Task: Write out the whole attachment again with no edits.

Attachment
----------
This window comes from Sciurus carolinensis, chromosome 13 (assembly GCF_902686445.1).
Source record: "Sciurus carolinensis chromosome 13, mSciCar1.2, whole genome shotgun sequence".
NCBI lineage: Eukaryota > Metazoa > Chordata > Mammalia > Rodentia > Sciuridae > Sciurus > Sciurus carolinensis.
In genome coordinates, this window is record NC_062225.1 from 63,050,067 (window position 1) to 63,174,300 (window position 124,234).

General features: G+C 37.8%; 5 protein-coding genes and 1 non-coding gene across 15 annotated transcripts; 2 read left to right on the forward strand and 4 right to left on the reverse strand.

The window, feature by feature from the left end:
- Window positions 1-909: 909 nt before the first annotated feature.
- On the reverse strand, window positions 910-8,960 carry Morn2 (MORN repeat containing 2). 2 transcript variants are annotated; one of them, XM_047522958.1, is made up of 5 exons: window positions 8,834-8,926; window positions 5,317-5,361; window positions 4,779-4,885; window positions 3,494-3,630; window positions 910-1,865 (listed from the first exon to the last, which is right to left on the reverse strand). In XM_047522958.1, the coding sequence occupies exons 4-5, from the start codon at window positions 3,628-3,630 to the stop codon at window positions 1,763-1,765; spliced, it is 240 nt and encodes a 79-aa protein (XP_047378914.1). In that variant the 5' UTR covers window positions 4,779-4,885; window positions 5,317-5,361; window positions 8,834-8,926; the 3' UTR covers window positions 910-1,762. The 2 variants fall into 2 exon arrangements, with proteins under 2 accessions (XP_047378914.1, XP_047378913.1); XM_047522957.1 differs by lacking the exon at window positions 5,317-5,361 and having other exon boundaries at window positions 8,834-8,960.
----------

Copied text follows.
This window comes from Sciurus carolinensis, chromosome 13 (assembly GCF_902686445.1).
Source record: "Sciurus carolinensis chromosome 13, mSciCar1.2, whole genome shotgun sequence".
NCBI lineage: Eukaryota > Metazoa > Chordata > Mammalia > Rodentia > Sciuridae > Sciurus > Sciurus carolinensis.
In genome coordinates, this window is record NC_062225.1 from 63,050,067 (window position 1) to 63,174,300 (window position 124,234).

General features: G+C 37.8%; 5 protein-coding genes and 1 non-coding gene across 15 annotated transcripts; 2 read left to right on the forward strand and 4 right to left on the reverse strand.

The window, feature by feature from the left end:
- Window positions 1-909: 909 nt before the first annotated feature.
- On the reverse strand, window positions 910-8,960 carry Morn2 (MORN repeat containing 2). 2 transcript variants are annotated; one of them, XM_047522958.1, is made up of 5 exons: window positions 8,834-8,926; window positions 5,317-5,361; window positions 4,779-4,885; window positions 3,494-3,630; window positions 910-1,865 (listed from the first exon to the last, which is right to left on the reverse strand). In XM_047522958.1, the coding sequence occupies exons 4-5, from the start codon at window positions 3,628-3,630 to the stop codon at window positions 1,763-1,765; spliced, it is 240 nt and encodes a 79-aa protein (XP_047378914.1). In that variant the 5' UTR covers window positions 4,779-4,885; window positions 5,317-5,361; window positions 8,834-8,926; the 3' UTR covers window positions 910-1,762. The 2 variants fall into 2 exon arrangements, with proteins under 2 accessions (XP_047378914.1, XP_047378913.1); XM_047522957.1 differs by lacking the exon at window positions 5,317-5,361 and having other exon boundaries at window positions 8,834-8,960.